Tagged with subjects: • Irenaeus of Lyons, Papias and • Papias of Hieropolis • Papias of Hieropolis, Expositions of the Dominical Oracles • Papias of Hieropolis, Irenaeus and • living voice versus writing,, Christians after Papias on • living voice versus writing,, Jews and Christians before Papias on

 Found in books: Ayres and Ward (2021), The Rise of the Early Christian Intellectual, 35; Stroumsa (1996), Hidden Widsom: Esoteric Traditions and the Roots of Christian Mysticism. 113

sup>
2.6 Σοφίαν δὲ λαλοῦμεν ἐν τοῖς τελείοις, σοφίαν δὲ οὐ τοῦ αἰῶνος τούτου οὐδὲ τῶν ἀρχόντων τοῦ αἰῶνος τούτου τῶν καταργουμένων·'' None
sup>
2.6 We speak wisdom, however, among those who are fullgrown; yet a wisdom not of this world, nor of the rulers of this world,who are coming to nothing.'' None
3. New Testament, Acts, 1.18, 1.23, 12.12, 13.5, 15.36-15.41, 21.9 (1st cent. CE - 2nd cent. CE)
 Tagged with subjects: • Fragments of Papias, and Judas • Papias • Papias of Hierapolis • Papias,

 Found in books: Bird and Harrower (2021), The Cambridge Companion to the Apostolic Fathers, 341; Huttner (2013), Early Christianity in the Lycus Valley, 196, 206, 217, 219; Peppard (2011), The Son of God in the Roman World: Divine Sonship in its Social and Political Context, 89; Piovanelli, Burke, Pettipiece (2015), Rediscovering the Apocryphal Continent : New Perspectives on Early Christian and Late Antique Apocryphal Textsand Traditions. De Gruyter: 2015 220; Taylor (2012), The Essenes, the Scrolls, and the Dead Sea, 117, 118; Vinzent (2013), Christ's Resurrection in Early Christianity and the Making of the New Testament, 97

sup>
1.18 — Οὗτος μὲν οὖν ἐκτήσατο χωρίον ἐκ μισθοῦ τῆς ἀδικίας, καὶ πρηνὴς γενόμενος ἐλάκησεν μέσος, καὶ ἐξεχύθη πάντα τὰ σπλάγχνα αὐτοῦ.
1.23
καὶ ἔστησαν δύο, Ἰωσὴφ τὸν καλούμενον Βαρσαββᾶν, ὃς ἐπεκλήθη Ἰοῦστος, καὶ Μαθθίαν.
12.12
συνιδών τε ἦλθεν ἐπὶ τὴν οἰκίαν τῆς Μαρίας τῆς μητρὸς Ἰωάνου τοῦ ἐπικαλουμένου Μάρκου, οὗ ἦσαν ἱκανοὶ συνηθροισμένοι καὶ προσευχόμενοι.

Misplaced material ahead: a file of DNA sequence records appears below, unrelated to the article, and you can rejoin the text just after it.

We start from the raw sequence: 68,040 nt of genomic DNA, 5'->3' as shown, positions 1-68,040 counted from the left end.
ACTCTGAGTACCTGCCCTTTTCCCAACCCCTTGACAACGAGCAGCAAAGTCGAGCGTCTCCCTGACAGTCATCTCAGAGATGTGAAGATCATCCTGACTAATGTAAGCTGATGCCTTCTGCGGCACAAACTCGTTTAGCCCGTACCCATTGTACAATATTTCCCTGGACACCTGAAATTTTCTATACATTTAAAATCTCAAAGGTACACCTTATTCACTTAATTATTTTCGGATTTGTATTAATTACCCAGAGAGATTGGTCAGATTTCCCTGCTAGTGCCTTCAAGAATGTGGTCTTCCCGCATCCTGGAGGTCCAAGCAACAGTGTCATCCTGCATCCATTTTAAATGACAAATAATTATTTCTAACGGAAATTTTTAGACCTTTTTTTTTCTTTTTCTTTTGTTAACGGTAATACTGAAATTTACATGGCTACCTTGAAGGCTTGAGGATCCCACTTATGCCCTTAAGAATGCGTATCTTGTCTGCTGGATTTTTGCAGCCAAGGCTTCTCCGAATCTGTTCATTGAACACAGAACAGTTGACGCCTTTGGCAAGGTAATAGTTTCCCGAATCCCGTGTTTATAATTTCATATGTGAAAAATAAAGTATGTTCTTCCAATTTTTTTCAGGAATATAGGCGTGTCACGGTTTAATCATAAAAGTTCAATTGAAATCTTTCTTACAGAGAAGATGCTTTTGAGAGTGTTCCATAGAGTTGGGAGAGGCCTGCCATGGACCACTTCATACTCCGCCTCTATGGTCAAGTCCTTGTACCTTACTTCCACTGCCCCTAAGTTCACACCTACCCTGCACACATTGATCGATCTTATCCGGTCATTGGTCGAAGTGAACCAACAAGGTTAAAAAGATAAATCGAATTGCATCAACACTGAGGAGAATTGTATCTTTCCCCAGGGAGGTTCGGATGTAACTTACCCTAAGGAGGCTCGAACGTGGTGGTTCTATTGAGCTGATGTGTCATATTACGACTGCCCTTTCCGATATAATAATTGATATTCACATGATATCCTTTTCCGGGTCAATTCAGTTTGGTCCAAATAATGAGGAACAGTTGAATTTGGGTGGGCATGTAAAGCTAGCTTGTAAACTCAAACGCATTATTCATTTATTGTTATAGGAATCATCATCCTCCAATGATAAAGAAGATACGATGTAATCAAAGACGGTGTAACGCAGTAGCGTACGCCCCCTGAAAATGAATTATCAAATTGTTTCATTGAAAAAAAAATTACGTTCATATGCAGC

13.5
καὶ γενόμενοι ἐν Σαλαμῖνι κατήγγελλον τὸν λόγον τοῦ θεοῦ ἐν ταῖς συναγωγαῖς τῶν Ἰουδαίων· εἶχον δὲ καὶ Ἰωάννην ὑπηρέτην.
15.36
Μετὰ δέ τινας ἡμέρας εἶπεν πρὸς Βαρνάβαν Παῦλος Ἐπιστρέψαντες δὴ ἐπισκεψώμεθα τοὺς ἀδελφοὺς κατὰ πόλιν πᾶσαν ἐν αἷς κατηγγείλαμεν τὸν λόγον τοῦ κυρίου, πῶς ἔχουσιν. 15.37 Βαρνάβας δὲ ἐβούλετο συνπαραλαβεῖν καὶ τὸν Ἰωάνην τὸν καλούμενον Μάρκον· 15.38 Παῦλος δὲ ἠξίου, τὸν ἀποστάντα ἀπʼ αὐτῶν ἀπὸ Παμφυλίας καὶ μὴ συνελθόντα αὐτοῖς εἰς τὸ ἔργον, μὴ συνπαραλαμβάνειν τοῦτον. 15.39 ἐγένετο δὲ παροξυσμὸς ὥστε ἀποχωρισθῆναι αὐτοὺς ἀπʼ ἀλλήλων, τόν τε Βαρνάβαν παραλαβόντα τὸν Μάρκον ἐκπλεῦσαι εἰς Κύπρον. 15.40 Παῦλος δὲ ἐπιλεξάμενος Σίλαν ἐξῆλθεν παραδοθεὶς τῇ χάριτι τοῦ κυρίου ὑπὸ τῶν ἀδελφῶν, 15.41 διήρχετο δὲ τὴν Συρίαν καὶ τὴν Κιλικίαν ἐπιστηρίζων τὰς ἐκκλησίας.
21.9
τούτῳ δὲ ἦσαν θυγατέρες τέσσαρες παρθένοι προφητεύουσαι.' ' None
sup>
1.18 Now this man obtained a field with the reward for his wickedness, and falling headlong, his body burst open, and all his intestines gushed out.
1.23
They put forward two, Joseph called Barsabbas, who was surnamed Justus, and Matthias.
12.12
Thinking about that, he came to the house of Mary, the mother of John whose surname was Mark, where many were gathered together and were praying.
13.5